On Brotherly Love, Part 1

It’s a long story that’s led to here.

Family trees are just like the trees in the forest. Some are imposing royal structures with deep winding roots and a full canopy of symmetrical branches and lush green leaves. Others are gnarled and knotty, with scraggly twisted limbs that seem to have no relation to each other at all. Some are sparse, or even barren, others fork or split at the trunk.

But one commonality of every tree is that cluster of leaves at the very end of a branch – the siblings. They hold together in a tight little pack, protecting their seeds until they depart to grow a new generation.

For seven years, the end of my branch was a single leaf. I alone received all the resources from my parents, and I was a proud little flag bearer…the “only”.

The “only” child.

Until my branch was encroached upon by a screaming, purply-red little B.O.Y.

When my mom was pregnant, I remember dreaming about sisterly love. About play dates in the sandbox, tea parties, and even sharing my Barbies. About dressing her up, talking her for walks, pushing her on the swings. About pink and purple and baby dolls (in the 80’s, social constructs of gender were #stillathing). My seven-year-old mind didn’t comprehend the fact that I would be a pre-teen or teenager before any of those things would happen.

Back then, women didn’t have ultrasounds to determine the sex of the baby, so I was left in suspense for 9 months.

The day he was born, I was crushed. My grandma even told me later that I cried when my dad came out of the OR and announced the news. B.O.Y. Brother. Man child. Ugh.

I got over it fast, as I learned that babies are generally uninteresting and that hardly any differences exist between genders when the only priorities for the day are eating, sleeping, and pooping.

The silos at the farm where we played happily.

For those brief, happy years of his early childhood, he *was* my baby doll. I fed him, changed him, put him to sleep, read to him, played with him. We named his G.I. Joes. We built elaborate block forts for his Hot Wheels. I taught him to ride his bike. We planted a garden and hid in the woods and built blanket forts and slid downstairs in sleeping bags and kept secrets from mom and pretended cowboys and Indians and wrestled until he would cry.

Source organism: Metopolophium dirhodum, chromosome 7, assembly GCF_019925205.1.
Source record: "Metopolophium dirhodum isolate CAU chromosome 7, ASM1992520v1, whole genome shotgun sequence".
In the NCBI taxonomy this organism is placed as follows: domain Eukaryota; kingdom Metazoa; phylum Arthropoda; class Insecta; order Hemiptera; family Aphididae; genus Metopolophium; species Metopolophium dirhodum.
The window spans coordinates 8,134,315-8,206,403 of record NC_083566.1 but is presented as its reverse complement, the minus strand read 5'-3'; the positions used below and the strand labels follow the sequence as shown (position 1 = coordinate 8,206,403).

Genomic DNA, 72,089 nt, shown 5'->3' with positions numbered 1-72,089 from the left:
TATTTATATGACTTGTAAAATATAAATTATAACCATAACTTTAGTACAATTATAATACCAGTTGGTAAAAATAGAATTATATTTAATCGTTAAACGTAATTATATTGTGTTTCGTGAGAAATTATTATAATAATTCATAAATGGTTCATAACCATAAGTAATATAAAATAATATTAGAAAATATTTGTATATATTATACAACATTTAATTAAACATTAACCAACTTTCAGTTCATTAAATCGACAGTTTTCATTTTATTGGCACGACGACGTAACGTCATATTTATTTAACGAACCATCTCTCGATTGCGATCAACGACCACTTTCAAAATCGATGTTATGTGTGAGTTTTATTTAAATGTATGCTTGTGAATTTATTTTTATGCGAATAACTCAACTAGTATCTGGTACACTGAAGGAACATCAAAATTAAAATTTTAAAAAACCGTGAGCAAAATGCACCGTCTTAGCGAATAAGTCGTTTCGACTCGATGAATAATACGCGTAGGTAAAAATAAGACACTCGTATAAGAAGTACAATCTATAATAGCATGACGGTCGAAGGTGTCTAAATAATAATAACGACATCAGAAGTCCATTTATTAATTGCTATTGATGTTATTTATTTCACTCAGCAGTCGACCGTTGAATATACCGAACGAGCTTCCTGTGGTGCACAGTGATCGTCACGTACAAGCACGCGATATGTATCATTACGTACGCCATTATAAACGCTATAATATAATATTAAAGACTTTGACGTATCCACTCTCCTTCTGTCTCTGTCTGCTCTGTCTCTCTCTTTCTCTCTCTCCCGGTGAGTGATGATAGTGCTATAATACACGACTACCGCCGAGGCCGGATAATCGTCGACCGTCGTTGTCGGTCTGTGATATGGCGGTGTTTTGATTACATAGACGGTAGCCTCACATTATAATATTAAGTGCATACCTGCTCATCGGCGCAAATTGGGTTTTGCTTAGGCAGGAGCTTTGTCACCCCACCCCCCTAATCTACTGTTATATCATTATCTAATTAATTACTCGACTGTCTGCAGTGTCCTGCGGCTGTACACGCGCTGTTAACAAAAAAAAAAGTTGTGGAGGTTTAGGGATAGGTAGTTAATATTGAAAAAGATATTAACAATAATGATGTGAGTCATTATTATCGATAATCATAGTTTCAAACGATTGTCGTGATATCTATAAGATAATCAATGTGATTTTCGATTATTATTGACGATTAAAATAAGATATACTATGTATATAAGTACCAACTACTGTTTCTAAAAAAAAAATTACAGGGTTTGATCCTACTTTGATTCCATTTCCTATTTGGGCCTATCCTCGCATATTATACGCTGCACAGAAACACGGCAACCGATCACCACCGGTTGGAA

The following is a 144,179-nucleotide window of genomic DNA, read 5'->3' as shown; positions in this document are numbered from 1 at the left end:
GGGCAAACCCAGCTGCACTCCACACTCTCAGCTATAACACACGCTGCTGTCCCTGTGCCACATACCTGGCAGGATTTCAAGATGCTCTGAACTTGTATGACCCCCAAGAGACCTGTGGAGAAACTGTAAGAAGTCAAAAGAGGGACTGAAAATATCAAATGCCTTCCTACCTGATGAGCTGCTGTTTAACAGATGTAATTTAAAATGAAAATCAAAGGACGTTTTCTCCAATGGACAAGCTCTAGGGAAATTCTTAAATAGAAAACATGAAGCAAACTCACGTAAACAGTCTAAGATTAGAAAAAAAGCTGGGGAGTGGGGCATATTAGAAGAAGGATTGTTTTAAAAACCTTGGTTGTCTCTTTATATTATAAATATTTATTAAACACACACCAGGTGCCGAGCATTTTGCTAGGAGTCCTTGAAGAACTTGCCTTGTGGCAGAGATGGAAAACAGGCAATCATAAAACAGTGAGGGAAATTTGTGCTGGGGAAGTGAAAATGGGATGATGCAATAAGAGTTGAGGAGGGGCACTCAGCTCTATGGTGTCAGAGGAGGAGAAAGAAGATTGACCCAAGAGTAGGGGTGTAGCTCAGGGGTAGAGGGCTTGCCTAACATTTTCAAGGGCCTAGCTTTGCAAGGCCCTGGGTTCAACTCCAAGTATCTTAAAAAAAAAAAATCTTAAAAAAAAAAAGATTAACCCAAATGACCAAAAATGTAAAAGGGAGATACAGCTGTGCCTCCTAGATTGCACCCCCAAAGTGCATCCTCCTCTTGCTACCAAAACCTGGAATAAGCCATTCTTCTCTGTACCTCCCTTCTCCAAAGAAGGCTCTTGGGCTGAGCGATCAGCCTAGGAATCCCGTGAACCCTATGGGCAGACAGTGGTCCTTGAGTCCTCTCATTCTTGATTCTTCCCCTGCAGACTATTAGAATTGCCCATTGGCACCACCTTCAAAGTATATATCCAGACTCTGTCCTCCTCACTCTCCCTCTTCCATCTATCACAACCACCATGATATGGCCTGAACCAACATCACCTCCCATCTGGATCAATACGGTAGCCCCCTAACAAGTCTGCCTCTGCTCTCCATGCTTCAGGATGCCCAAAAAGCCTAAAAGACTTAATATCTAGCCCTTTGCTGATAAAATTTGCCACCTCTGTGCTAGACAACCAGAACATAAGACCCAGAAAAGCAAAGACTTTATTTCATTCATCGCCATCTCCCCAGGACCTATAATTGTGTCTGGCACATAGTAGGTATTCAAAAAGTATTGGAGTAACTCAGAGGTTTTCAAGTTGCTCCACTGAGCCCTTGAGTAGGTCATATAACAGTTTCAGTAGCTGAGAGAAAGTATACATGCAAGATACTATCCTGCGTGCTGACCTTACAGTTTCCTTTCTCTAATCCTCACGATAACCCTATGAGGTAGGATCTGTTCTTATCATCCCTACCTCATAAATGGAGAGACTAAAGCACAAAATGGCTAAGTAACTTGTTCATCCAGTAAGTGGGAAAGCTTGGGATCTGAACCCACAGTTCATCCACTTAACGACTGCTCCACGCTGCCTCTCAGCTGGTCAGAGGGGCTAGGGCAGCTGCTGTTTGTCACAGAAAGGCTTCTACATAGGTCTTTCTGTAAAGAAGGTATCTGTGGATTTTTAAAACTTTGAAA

And then I had to grow up.

I was 9 when dad left, and he was 2. My dad’s branch of the tree was not one of those neat little parallel diversions where he co-parented and stayed involved. The branch simply cracked and parted ways, loosely hanging from the trunk not quite ready to completely disappear. Since then, the two of us have spent all our lives being abandoned by our parents. Two leaves flapping in the wind, clinging desperately to each other, with little to serve as an anchor. Sounds maudlin, I know, but accurate.

Mom went back to work full time when I was 13 and he was between 5 and 6. Our mom spent the next 25 years of our lives simultaneously sacrificing everything to provide for us, but also emotionally and often physically leaving us to our own devices. As a single mom myself, I can understand the massive effort it must have taken to just keep afloat. She did not have the options or resources I have, so her only choice was to rely on her pre-teen daughter or her elderly mother. She did a fair bit of both.

She was gone from 7 a.m. – 6 p.m. on weekdays, which meant I was “mom” for most of the day. I got him on and off the bus, helped him with homework, did the laundry, washed the dishes, fixed our family’s meals, cleaned the house, and was his sole babysitter every day for the next five years. A weighty responsibility for any 13 year old.

Play time had officially ended. The days of dismantling action figures or sliding down the tiny staircase grade in my bedroom closet were over. I was in charge now, and between the house, the brother, and my own homework, there just wasn’t time to be a kid anymore.

Giggling turned to screaming. We now both laugh wryly when watching Beauty and the Beast, too much pain and self-awareness about past injuries. There’s a scene where Beast is screaming at Belle for entering the West Wing against orders. His body thrust forward, teeth bared, hair on end, roaring to beat the band, “GET OUT!”. This became the analogy for *years* of my relationship with my little brother. My room: the West Wing. Him: a curious, mischievous, if not conniving, 7-year old version of Belle. Me: The Beast, of course.

GET OUT!

Slamming doors. Fights that erupted into thrown and broken ceramics. Stomping to the other end of the house. Music turned up to shut out the other. Such a loud, loud, angry house. We would try to put the misery away when mom would arrive home, dead tired after a day at work. But then tattling or backstabbing or sideways glance or toe over the line might ignite total warfare all over again.

We existed like this for years. My mom just drifting between the two of us, never really knowing how to parent two children, let alone two very, very different children. She’d cater to one of us, or be furious at both of us. Ignore one of us, or shut both of us out by retreating to her room.

Until we moved in with my grandparents when I was 16 and he was 9. I was more than happy to give up the task of daily after school care to my grandmother in favor of joining the school theater productions, and my brother was more than happy to give up his witch of a sister in favor of sitting mostly unsupervised in the basement watching unlimited TV.

The two little leaves detached themselves. No longer lovingly nor forcibly bound, we became a bit like strangers. The two equal, yet opposite halves of a maple seed, helicoptering solo through storms ahead.

To be continued….

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